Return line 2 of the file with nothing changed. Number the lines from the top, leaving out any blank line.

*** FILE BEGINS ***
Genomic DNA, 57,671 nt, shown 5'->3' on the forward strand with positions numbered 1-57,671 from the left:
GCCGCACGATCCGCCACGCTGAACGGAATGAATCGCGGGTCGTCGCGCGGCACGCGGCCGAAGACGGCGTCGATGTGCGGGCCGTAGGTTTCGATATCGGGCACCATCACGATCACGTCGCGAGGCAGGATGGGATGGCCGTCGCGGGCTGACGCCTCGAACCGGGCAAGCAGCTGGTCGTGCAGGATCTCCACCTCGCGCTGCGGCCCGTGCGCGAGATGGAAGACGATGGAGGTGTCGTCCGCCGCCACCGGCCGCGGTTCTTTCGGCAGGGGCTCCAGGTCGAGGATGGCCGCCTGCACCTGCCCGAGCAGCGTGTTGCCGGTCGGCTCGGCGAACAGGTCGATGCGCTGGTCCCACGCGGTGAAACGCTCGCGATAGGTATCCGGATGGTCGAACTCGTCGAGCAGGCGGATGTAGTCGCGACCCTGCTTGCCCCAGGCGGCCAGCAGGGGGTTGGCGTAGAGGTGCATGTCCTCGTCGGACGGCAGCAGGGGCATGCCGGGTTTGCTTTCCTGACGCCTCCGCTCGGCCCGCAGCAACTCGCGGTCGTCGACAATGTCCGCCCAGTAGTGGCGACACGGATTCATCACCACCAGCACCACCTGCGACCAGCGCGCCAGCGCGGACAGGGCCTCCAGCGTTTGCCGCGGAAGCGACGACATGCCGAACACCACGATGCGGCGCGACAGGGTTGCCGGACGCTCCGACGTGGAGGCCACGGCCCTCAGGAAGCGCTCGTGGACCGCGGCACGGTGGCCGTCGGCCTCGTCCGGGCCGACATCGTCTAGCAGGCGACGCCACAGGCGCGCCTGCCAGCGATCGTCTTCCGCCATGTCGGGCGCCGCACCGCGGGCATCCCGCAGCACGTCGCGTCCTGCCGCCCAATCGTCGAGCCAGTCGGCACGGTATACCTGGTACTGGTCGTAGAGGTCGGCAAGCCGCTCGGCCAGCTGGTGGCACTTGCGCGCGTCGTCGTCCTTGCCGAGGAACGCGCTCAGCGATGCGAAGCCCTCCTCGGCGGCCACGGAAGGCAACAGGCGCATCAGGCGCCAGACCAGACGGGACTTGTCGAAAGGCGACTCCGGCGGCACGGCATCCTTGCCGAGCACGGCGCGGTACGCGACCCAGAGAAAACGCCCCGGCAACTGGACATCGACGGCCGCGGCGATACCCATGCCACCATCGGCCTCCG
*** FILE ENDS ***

GCCGCACGATCCGCCACGCTGAACGGAATGAATCGCGGGTCGTCGCGCGGCACGCGGCCGAAGACGGCGTCGATGTGCGGGCCGTAGGTTTCGATATCGGGCACCATCACGATCACGTCGCGAGGCAGGATGGGATGGCCGTCGCGGGCTGACGCCTCGAACCGGGCAAGCAGCTGGTCGTGCAGGATCTCCACCTCGCGCTGCGGCCCGTGCGCGAGATGGAAGACGATGGAGGTGTCGTCCGCCGCCACCGGCCGCGGTTCTTTCGGCAGGGGCTCCAGGTCGAGGATGGCCGCCTGCACCTGCCCGAGCAGCGTGTTGCCGGTCGGCTCGGCGAACAGGTCGATGCGCTGGTCCCACGCGGTGAAACGCTCGCGATAGGTATCCGGATGGTCGAACTCGTCGAGCAGGCGGATGTAGTCGCGACCCTGCTTGCCCCAGGCGGCCAGCAGGGGGTTGGCGTAGAGGTGCATGTCCTCGTCGGACGGCAGCAGGGGCATGCCGGGTTTGCTTTCCTGACGCCTCCGCTCGGCCCGCAGCAACTCGCGGTCGTCGACAATGTCCGCCCAGTAGTGGCGACACGGATTCATCACCACCAGCACCACCTGCGACCAGCGCGCCAGCGCGGACAGGGCCTCCAGCGTTTGCCGCGGAAGCGACGACATGCCGAACACCACGATGCGGCGCGACAGGGTTGCCGGACGCTCCGACGTGGAGGCCACGGCCCTCAGGAAGCGCTCGTGGACCGCGGCACGGTGGCCGTCGGCCTCGTCCGGGCCGACATCGTCTAGCAGGCGACGCCACAGGCGCGCCTGCCAGCGATCGTCTTCCGCCATGTCGGGCGCCGCACCGCGGGCATCCCGCAGCACGTCGCGTCCTGCCGCCCAATCGTCGAGCCAGTCGGCACGGTATACCTGGTACTGGTCGTAGAGGTCGGCAAGCCGCTCGGCCAGCTGGTGGCACTTGCGCGCGTCGTCGTCCTTGCCGAGGAACGCGCTCAGCGATGCGAAGCCCTCCTCGGCGGCCACGGAAGGCAACAGGCGCATCAGGCGCCAGACCAGACGGGACTTGTCGAAAGGCGACTCCGGCGGCACGGCATCCTTGCCGAGCACGGCGCGGTACGCGACCCAGAGAAAACGCCCCGGCAACTGGACATCGACGGCCGCGGCGATACCCATGCCACCATCGGCCTCCG